Angela Merkel faces big test in German EU bailout vote

Angela Merkel faces big test in German EU bailout vote

German Chancellor Angela,Chancellor Angela Merkel,Angela Merkel, Chancellor Angela,Mrs MerkelsGerman Chancellor Angela Merkel faces a major test of her authority, as MPs vote on whether to approve new powers for the EU’s main bailout fund.Some of her coalition oppose committing more money to propping up struggling eurozone members such as Greece.Meanwhile in Athens, fresh strikes by public sector workers are planned.

The strikes come as international inspectors resume talks with the Greek government to decide whether it has done enough to receive more funds.If more than 19 members of Mrs Merkel’s coalition rebel against her, she will have to rely on the support of the centre-left opposition to pass the bill on new powers for the European Financial Stability Facility (EFSF).

The BBC’s Gavin Hewitt in Berlin says that although the expectation is that the bill will be closely passed, Mrs Merkel could emerge weakened, unable to hold her coalition together at a critical moment in the eurozone crisis.Mrs Merkel’s Christian Democrats (CDU) and their allies have been pressuring the handful of dissidents to get in line before the vote at 11:00 (09:00 GMT).There have been last-minute talks and much arm twisting, our correspondent adds.

“We are working to convince people,” CDU deputy leader Hermann Groehe told Reuters.German ‘determination’The vote is on whether to endorse a eurozone commitment to boost bailout guarantees to 440bn euros (£383bn).That figure is already being dismissed as inadequate in the light of the worsening Greek crisis and the threat of it spreading to other economies.Chancellor Merkel has said she believes the vote is about Germany demonstrating its determination to save the euro.She has tried to assure coalition members that German taxpayers’ money would not be wasted by voting on a new bailout for heavily indebted eurozone countries.

Eurozone members are in the process of ratifying proposals put forward over the summer to give the EFSF greater powers.Separately, eurozone governments also gave their backing to a debt swap deal that would see private lenders agree to write off about 20% of their loans to Greece.However, as Greece seemingly nears default and the debt crisis increasingly threatens to envelop Italy, a consensus has emerged in the past days that the current deal being voted on by the Bundestag does not go far enough.G20 leaders met over the weekend to discuss the best way forward, but EU officials stressed that no grand plan of action had been agreed.Among the ideas reportedly discussed were a much deeper, 50% write-down of Greece’s government debts, and strengthening the big European banks.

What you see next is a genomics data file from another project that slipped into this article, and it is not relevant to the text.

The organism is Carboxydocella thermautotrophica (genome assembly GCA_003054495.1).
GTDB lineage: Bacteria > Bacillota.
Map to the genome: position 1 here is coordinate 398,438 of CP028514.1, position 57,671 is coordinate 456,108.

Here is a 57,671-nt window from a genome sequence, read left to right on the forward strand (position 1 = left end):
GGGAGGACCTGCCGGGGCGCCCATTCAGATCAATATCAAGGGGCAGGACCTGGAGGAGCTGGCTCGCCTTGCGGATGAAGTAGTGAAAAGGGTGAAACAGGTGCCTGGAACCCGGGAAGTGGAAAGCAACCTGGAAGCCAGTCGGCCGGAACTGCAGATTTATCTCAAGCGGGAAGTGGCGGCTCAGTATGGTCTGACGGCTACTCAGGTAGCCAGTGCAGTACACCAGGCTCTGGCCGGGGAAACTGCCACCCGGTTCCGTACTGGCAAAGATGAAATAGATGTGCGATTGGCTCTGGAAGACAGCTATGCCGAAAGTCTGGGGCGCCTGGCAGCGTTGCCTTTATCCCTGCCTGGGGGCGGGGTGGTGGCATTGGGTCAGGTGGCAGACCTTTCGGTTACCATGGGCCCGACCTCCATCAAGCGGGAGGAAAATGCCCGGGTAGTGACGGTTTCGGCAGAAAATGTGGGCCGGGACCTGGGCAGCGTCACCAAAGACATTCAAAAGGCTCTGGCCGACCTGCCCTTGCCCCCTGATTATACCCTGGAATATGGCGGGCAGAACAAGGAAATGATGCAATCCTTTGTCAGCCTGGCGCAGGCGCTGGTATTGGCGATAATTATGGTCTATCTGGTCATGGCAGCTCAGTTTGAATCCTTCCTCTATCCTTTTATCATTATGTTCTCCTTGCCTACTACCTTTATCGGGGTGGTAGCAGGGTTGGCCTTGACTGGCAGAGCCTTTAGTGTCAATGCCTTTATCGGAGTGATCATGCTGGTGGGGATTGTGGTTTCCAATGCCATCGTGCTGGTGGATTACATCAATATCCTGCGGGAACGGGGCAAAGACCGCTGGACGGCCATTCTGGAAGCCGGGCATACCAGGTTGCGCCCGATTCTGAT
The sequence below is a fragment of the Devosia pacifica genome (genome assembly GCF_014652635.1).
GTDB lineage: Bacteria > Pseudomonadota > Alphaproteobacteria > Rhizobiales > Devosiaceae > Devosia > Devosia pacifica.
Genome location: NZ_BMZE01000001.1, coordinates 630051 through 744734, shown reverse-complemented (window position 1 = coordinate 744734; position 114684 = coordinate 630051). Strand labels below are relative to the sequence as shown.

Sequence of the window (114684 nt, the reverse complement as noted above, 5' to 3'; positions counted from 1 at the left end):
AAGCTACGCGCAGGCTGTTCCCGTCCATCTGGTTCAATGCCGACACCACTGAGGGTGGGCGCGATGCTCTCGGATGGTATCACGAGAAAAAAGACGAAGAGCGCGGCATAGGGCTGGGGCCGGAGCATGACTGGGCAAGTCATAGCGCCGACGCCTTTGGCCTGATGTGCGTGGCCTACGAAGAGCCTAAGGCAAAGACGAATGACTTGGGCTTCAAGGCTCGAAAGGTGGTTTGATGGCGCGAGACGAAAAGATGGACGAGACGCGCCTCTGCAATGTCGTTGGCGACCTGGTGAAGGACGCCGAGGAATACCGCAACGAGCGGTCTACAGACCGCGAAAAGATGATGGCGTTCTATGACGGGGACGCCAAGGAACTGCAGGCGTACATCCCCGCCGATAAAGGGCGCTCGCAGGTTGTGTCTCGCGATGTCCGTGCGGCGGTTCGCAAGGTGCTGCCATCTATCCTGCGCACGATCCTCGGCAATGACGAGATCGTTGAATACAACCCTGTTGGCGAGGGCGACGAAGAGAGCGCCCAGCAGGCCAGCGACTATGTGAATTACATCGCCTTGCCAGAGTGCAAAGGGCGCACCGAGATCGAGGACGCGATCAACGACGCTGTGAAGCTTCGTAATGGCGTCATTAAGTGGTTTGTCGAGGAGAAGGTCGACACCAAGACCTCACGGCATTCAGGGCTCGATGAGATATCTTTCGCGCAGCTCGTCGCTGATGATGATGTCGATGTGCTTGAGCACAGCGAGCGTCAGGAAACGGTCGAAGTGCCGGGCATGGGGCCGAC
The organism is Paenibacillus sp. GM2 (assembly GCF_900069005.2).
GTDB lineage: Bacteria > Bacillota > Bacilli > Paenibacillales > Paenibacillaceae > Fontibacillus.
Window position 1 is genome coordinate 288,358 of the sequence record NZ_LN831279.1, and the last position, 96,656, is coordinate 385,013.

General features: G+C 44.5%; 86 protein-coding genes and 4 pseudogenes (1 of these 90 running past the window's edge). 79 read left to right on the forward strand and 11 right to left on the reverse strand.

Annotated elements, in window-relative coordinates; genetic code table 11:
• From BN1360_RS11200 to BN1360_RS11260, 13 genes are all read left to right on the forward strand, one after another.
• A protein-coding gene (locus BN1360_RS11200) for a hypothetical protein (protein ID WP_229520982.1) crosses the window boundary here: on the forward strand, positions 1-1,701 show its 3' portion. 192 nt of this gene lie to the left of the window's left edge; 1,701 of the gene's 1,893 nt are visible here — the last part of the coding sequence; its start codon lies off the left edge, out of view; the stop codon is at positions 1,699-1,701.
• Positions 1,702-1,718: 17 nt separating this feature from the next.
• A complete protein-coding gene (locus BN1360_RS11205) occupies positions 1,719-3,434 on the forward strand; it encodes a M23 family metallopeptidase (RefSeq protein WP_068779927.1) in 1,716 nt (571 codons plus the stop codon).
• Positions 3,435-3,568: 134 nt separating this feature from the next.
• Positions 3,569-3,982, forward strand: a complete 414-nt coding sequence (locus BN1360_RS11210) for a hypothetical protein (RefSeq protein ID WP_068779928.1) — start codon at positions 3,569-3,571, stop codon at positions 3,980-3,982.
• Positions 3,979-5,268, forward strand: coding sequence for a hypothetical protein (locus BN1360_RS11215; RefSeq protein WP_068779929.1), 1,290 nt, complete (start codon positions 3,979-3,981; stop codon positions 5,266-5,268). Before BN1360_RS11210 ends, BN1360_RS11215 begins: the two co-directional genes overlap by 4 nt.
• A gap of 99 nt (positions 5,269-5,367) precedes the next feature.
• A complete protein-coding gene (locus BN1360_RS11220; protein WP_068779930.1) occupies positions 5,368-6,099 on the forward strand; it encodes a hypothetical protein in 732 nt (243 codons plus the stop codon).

There were also rumours of a possible deal to increase the firepower of the bailout fund from 440bn euros to as much as 2tn euros, sparking the strong rally in markets seen earlier this week.However, the idea of boosting the EFSF is deeply unpopular with Chancellor Merkel’s coalition partners, the liberal FDP. Late on Tuesday, Finance Minister Wolfgang Schaeuble scotched the plan, calling it “a silly idea”.In Greece itself, taxi drivers, hospital workers and other public sector staff will strike on Thursday, angered by the announcement of new austerity measures including pension cuts and a new property tax.

Deputy Prime Minister Theodoros Pangalos has said even he will be unable to pay the new tax without selling property. He said that the country’s ability to pay extra taxes had been “exhausted for some time”.Inspectors from the “troika” – made up of the European Commission, European Central Bank (ECB) and International Monetary Fund (IMF) – are due back in Athens on Thursday to decide whether the government has done enough to receive another 8bn euros (£6.9bn) of loans.Without the new loans – laid out under the terms of a bailout agreed last year – Greece will soon run out of money.

New taxes have been approved and deeper spending cuts have been promised, but some decisions have been delayed and privatisation is running behind schedule says the BBC’s Chris Morris in Athens.Many people believe that austerity measures are pushing Greece’s crippled economy deeper into recession and strangling any chance of growth.On Wednesday, European Commission president Jose Manuel Barroso warned Euro-MPs that the EU was facing its “greatest challenge”.In his annual State of the Union address, he urged patience over the Greek debt problem, insisting Greece would remain in the euro.

His speech triggered a rise in markets, but those increases could fall back if talks in Athens on Thursday end in deadlock.Greek Prime Minister George Papandreou, speaking in Berlin earlier this week, promised that Greece would keep its promises on implementing unpopular austerity measures in return for continued support from eurozone partners.There was more bad news for the eurozone on Wednesday when Attila Szalay-Berzeviczy, global head of securities services at Italy’s biggest lender UniCredit SpA, said the euro is “practically dead”.

In an article for a Hungarian news website, Mr Szalay-Berzeviczy said Europe faced a financial earthquake from a Greek default.”The euro is beyond rescue,” he said.”The only remaining question is how many days the hopeless rearguard action of European governments and the European Central Bank can keep up Greece’s spirits.” – BBC